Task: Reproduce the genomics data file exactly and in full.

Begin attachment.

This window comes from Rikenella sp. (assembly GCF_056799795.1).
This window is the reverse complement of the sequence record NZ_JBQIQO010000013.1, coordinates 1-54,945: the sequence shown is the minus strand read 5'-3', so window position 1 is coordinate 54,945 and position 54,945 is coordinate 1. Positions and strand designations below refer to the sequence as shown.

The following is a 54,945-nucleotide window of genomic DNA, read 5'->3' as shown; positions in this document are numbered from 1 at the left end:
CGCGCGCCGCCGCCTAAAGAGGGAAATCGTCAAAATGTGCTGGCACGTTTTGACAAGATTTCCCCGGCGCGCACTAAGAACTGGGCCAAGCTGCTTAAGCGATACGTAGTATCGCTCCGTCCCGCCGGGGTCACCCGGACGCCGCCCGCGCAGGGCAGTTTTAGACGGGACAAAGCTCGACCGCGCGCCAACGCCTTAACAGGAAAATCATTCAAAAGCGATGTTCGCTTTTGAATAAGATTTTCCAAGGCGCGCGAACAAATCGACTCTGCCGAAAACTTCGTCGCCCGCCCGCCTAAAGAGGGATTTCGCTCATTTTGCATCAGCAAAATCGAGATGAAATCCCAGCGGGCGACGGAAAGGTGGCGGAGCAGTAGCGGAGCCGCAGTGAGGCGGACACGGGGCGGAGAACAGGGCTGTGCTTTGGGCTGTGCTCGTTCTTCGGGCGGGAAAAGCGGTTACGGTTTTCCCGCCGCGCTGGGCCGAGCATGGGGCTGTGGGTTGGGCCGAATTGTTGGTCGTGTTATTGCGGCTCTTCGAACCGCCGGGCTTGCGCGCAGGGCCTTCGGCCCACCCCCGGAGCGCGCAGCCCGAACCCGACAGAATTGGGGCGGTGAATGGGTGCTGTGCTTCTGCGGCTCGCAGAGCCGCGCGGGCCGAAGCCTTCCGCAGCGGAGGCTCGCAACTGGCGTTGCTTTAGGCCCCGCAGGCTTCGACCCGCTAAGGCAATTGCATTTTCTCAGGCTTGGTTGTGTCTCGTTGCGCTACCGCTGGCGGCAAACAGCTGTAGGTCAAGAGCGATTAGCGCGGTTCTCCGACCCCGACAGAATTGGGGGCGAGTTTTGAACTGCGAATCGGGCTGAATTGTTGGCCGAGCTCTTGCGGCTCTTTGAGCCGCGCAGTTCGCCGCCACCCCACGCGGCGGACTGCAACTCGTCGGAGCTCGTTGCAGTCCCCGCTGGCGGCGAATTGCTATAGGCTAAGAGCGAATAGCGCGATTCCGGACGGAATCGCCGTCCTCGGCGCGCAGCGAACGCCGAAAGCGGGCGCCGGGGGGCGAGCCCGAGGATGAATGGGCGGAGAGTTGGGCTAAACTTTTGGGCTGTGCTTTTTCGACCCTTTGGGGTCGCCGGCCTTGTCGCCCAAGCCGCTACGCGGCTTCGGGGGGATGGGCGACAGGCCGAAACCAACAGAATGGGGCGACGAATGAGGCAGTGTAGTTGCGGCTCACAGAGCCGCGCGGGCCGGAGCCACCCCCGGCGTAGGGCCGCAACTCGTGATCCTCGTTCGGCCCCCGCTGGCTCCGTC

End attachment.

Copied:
This window comes from Rikenella sp. (assembly GCF_056799795.1).
This window is the reverse complement of the sequence record NZ_JBQIQO010000013.1, coordinates 1-54,945: the sequence shown is the minus strand read 5'-3', so window position 1 is coordinate 54,945 and position 54,945 is coordinate 1. Positions and strand designations below refer to the sequence as shown.

The following is a 54,945-nucleotide window of genomic DNA, read 5'->3' as shown; positions in this document are numbered from 1 at the left end:
CGCGCGCCGCCGCCTAAAGAGGGAAATCGTCAAAATGTGCTGGCACGTTTTGACAAGATTTCCCCGGCGCGCACTAAGAACTGGGCCAAGCTGCTTAAGCGATACGTAGTATCGCTCCGTCCCGCCGGGGTCACCCGGACGCCGCCCGCGCAGGGCAGTTTTAGACGGGACAAAGCTCGACCGCGCGCCAACGCCTTAACAGGAAAATCATTCAAAAGCGATGTTCGCTTTTGAATAAGATTTTCCAAGGCGCGCGAACAAATCGACTCTGCCGAAAACTTCGTCGCCCGCCCGCCTAAAGAGGGATTTCGCTCATTTTGCATCAGCAAAATCGAGATGAAATCCCAGCGGGCGACGGAAAGGTGGCGGAGCAGTAGCGGAGCCGCAGTGAGGCGGACACGGGGCGGAGAACAGGGCTGTGCTTTGGGCTGTGCTCGTTCTTCGGGCGGGAAAAGCGGTTACGGTTTTCCCGCCGCGCTGGGCCGAGCATGGGGCTGTGGGTTGGGCCGAATTGTTGGTCGTGTTATTGCGGCTCTTCGAACCGCCGGGCTTGCGCGCAGGGCCTTCGGCCCACCCCCGGAGCGCGCAGCCCGAACCCGACAGAATTGGGGCGGTGAATGGGTGCTGTGCTTCTGCGGCTCGCAGAGCCGCGCGGGCCGAAGCCTTCCGCAGCGGAGGCTCGCAACTGGCGTTGCTTTAGGCCCCGCAGGCTTCGACCCGCTAAGGCAATTGCATTTTCTCAGGCTTGGTTGTGTCTCGTTGCGCTACCGCTGGCGGCAAACAGCTGTAGGTCAAGAGCGATTAGCGCGGTTCTCCGACCCCGACAGAATTGGGGGCGAGTTTTGAACTGCGAATCGGGCTGAATTGTTGGCCGAGCTCTTGCGGCTCTTTGAGCCGCGCAGTTCGCCGCCACCCCACGCGGCGGACTGCAACTCGTCGGAGCTCGTTGCAGTCCCCGCTGGCGGCGAATTGCTATAGGCTAAGAGCGAATAGCGCGATTCCGGACGGAATCGCCGTCCTCGGCGCGCAGCGAACGCCGAAAGCGGGCGCCGGGGGGCGAGCCCGAGGATGAATGGGCGGAGAGTTGGGCTAAACTTTTGGGCTGTGCTTTTTCGACCCTTTGGGGTCGCCGGCCTTGTCGCCCAAGCCGCTACGCGGCTTCGGGGGGATGGGCGACAGGCCGAAACCAACAGAATGGGGCGACGAATGAGGCAGTGTAGTTGCGGCTCACAGAGCCGCGCGGGCCGGAGCCACCCCCGGCGTAGGGCCGCAACTCGTGATCCTCGTTCGGCCCCCGCTGGCTCCGTC